Student living is priciest in Britain

October 29, 2004

Overseas students are getting better at finding the best deal. As a result, Geoff Maslen reports, the UK risks losing out to cheaper competitors

Britain has the highest living costs among the main English-speaking nations for foreign students, according to a new report, sparking fears that British universities could lose out in the lucrative market for overseas students.

An investigation into the living and study expenses of overseas students reveals that it is cheaper to live in America, Canada, New Zealand and Australia than in Britain.

Study costs at British universities are the second most expensive, exceeded only by private and some public universities in the US.

British and Australian universities have to work much harder to capitalise on the global demand for international education, warns a report on the research.

The report, by Australian recruiting agency IDP Education in collaboration with the Centre for International Economics, says that today's foreign students are "more savvy".

It attributes this to the wide range of information available from sources including agents, exhibitions, the internet and marketing initiatives.

"This implies that students will look for a wider range of options than in the past," it says.

"Some of these options will be the possibility of studying in Asia, where good-quality education and good employment outcomes at an affordable cost are offered," the report adds.

But the British Council, which leads the UK's efforts to recruit international students, questioned some aspects of the survey - specifically assumptions about the level of fees in US public universities, where "sticker" prices are often discounted.

Neil Kemp, director of the council's UK marketing division, said that the report's messages were directed towards the Australian Government. These were specifically that Asian study destinations were the major competitor and that longer courses, particularly at postgraduate level, made Australia relatively uncompetitive "Our studies suggest that demand for quality higher education is not quite so price sensitive. The message we are getting is the perception that the UK represents a quality education."

The researchers reviewed tuition costs for nearly 600 courses in business, information technology and engineering - the most popular among foreign students -along with living expenses. The cost of studying in each country was calculated by adding average tuition fees, health cover and expenses such as study materials to the cost of living.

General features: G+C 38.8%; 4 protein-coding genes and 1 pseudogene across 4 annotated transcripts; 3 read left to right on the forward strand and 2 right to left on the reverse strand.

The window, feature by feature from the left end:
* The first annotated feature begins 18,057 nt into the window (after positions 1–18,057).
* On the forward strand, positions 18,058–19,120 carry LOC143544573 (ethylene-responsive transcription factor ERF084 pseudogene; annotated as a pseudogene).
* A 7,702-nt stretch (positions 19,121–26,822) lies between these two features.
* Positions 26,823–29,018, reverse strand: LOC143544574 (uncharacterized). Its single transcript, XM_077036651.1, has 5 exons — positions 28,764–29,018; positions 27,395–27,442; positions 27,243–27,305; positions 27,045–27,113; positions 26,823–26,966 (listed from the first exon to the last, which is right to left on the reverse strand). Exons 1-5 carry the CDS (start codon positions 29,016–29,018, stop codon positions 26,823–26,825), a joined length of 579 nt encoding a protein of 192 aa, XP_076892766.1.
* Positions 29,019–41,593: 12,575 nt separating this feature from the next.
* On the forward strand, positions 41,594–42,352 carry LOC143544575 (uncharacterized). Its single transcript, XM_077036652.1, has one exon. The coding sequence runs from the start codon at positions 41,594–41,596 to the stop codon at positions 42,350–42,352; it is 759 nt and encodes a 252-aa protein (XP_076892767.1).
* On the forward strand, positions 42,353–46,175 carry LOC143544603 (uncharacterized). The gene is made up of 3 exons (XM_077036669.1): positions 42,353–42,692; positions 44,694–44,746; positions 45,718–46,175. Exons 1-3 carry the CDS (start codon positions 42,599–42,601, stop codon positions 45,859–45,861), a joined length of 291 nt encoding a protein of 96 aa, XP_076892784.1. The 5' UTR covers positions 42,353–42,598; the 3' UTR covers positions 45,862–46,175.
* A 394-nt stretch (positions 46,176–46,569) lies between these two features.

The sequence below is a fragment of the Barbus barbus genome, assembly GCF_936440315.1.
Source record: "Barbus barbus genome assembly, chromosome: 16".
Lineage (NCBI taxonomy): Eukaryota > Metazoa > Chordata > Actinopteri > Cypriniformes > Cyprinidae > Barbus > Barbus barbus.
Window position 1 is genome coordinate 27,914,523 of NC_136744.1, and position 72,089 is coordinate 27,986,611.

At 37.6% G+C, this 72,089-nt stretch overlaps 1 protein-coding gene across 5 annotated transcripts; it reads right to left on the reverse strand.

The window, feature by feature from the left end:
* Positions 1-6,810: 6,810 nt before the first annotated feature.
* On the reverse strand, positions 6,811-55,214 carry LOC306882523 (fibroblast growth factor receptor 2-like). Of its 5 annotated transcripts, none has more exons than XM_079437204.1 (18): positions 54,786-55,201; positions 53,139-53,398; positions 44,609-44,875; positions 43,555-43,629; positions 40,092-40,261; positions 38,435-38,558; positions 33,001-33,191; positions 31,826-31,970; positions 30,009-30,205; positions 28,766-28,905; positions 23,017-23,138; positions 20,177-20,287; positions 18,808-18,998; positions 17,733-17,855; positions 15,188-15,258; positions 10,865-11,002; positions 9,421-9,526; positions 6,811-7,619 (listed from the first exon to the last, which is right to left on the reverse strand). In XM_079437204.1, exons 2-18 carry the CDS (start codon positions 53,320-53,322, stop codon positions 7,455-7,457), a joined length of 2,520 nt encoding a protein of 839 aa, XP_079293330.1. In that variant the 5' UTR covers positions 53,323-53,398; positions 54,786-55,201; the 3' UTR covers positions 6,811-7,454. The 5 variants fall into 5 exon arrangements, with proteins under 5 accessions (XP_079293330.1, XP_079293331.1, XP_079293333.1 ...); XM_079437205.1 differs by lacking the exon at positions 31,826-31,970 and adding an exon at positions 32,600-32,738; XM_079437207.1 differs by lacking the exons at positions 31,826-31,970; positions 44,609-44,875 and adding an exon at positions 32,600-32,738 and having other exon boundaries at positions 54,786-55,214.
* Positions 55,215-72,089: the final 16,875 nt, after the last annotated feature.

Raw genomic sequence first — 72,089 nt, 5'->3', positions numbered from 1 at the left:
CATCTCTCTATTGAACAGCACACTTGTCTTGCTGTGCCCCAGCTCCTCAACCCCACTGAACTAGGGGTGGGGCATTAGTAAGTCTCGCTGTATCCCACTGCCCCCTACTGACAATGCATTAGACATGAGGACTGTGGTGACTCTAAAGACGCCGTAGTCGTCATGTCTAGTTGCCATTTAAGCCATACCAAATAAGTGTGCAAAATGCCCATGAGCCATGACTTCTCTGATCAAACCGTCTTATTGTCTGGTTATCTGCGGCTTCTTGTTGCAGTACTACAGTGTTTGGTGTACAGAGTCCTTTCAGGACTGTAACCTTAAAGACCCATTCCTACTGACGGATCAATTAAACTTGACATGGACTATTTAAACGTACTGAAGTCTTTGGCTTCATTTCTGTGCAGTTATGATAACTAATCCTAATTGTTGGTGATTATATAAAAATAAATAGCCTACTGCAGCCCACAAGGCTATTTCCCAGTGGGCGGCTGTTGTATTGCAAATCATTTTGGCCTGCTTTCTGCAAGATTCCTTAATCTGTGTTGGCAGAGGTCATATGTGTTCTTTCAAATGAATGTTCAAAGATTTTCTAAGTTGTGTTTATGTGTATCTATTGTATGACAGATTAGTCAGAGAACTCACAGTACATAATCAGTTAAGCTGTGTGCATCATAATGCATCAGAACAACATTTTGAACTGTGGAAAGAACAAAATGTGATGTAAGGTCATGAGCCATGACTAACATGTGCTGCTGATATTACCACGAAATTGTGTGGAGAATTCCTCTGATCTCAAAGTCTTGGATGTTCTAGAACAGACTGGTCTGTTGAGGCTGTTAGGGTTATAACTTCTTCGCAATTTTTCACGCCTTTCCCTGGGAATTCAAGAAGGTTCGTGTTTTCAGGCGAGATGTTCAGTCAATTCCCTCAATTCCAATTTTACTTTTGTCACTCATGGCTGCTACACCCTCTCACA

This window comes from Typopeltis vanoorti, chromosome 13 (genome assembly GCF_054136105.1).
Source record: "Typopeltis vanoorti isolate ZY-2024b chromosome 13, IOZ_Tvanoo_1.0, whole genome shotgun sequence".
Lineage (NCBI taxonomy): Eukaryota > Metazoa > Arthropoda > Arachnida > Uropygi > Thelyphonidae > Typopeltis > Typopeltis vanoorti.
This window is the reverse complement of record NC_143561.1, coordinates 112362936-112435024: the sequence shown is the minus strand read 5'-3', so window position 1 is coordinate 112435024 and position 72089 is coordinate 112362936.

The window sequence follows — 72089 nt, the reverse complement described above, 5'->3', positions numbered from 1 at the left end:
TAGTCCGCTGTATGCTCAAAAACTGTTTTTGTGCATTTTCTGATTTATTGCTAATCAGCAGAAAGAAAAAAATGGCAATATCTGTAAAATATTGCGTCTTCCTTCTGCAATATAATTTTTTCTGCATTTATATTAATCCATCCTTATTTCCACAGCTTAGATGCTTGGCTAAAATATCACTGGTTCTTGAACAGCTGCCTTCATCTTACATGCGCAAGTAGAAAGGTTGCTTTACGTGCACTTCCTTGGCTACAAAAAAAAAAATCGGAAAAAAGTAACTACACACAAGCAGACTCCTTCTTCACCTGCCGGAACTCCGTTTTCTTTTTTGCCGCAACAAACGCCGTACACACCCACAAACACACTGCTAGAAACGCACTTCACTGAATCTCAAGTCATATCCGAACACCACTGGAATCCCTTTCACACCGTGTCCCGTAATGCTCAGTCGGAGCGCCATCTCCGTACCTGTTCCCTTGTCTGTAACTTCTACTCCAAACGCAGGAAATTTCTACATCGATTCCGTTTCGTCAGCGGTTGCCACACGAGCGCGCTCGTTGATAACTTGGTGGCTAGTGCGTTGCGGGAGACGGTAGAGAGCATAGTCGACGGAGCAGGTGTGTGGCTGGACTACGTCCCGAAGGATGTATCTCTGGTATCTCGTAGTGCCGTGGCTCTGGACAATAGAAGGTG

The report says the cost of living in Britain is equivalent to $11,150 (£6,060) a year, while in Australia it exceeded $9,500 for the first time this year. Living expenses in the US and Canada are lower, at $9,000 a year each, while New Zealand is least expensive at $8,700.

Of six Asian countries, the annual cost of living ranges from $7,080 in Hong Kong to $1,515 in India. Singapore is the second most expensive place to live for foreign students, requiring a yearly outlay of $6,410 compared with $5,220 in China, $3,785 in Malaysia and $2,900 in Thailand.

Marcelo Follari, IDP researcher, and David Pearce, CIE collaborator, said:

"The key implication from these results is that it is possible for students to live in some emerging study destinations in Asia quite cheaply, particularly when compared with the main destination countries."

Although the Asian countries are much cheaper, the length of a course is a crucial component in the total costs. So while the mean fee per year to study for a bachelor of business degree in China is a mere $2,700, the total cost of living and studying there for four years amounts to $31,700.

In Britain, the average tuition fee is about $14,750 and the total cost of living and studying over three years including fees is nearly $78,500.

Next week: World University Rankings

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